“They didn’t want it to interfere with the patient-physician relationship,” Kirchmeyer said. “They were afraid it would have an impact on the time frame that the physician would be able to see the patient ... because so many questions would come up at that time.”

Still, Sen. Hill found the board’s argument difficult to accept.

“When a doctor goes on probation, they have to notify the hospital they’re affiliated with, they have to notify their insurance company, but they don’t have to notify the most important part of the health care continuum, which is the patient,” Hill said.

Last week, the Medical Board released a letter, revising the agency’s stance, saying it now supports doctors disclosing their probation status to patients in cases of sexual abuse and criminal convictions. But the board’s proposal would not require some doctors who were disciplined for negligence to notify their patients.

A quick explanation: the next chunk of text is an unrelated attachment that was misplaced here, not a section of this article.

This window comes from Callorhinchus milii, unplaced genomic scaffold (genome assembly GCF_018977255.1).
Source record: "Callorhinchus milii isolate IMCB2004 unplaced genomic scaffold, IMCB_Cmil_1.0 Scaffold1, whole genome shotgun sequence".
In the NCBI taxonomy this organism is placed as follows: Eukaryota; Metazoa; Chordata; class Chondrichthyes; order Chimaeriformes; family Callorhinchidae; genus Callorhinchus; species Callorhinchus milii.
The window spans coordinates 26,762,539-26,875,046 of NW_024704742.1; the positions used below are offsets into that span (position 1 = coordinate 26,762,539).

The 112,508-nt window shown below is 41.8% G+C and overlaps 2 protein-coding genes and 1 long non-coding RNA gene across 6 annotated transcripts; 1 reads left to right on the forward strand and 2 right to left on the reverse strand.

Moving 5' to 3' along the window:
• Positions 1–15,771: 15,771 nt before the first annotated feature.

"It’s speaking out of both sides of their mouths, and it really shows how little physicians at the medical board want patients to be informed.”

“The Medical Board continues to fail in its primary mission, which is patient protection,” Consumer Watchdog Executive Director, Carmin Boulder testified during the hearing.


Despite the board’s revised stance on probation, it continues to face criticism over its process for disciplining doctors.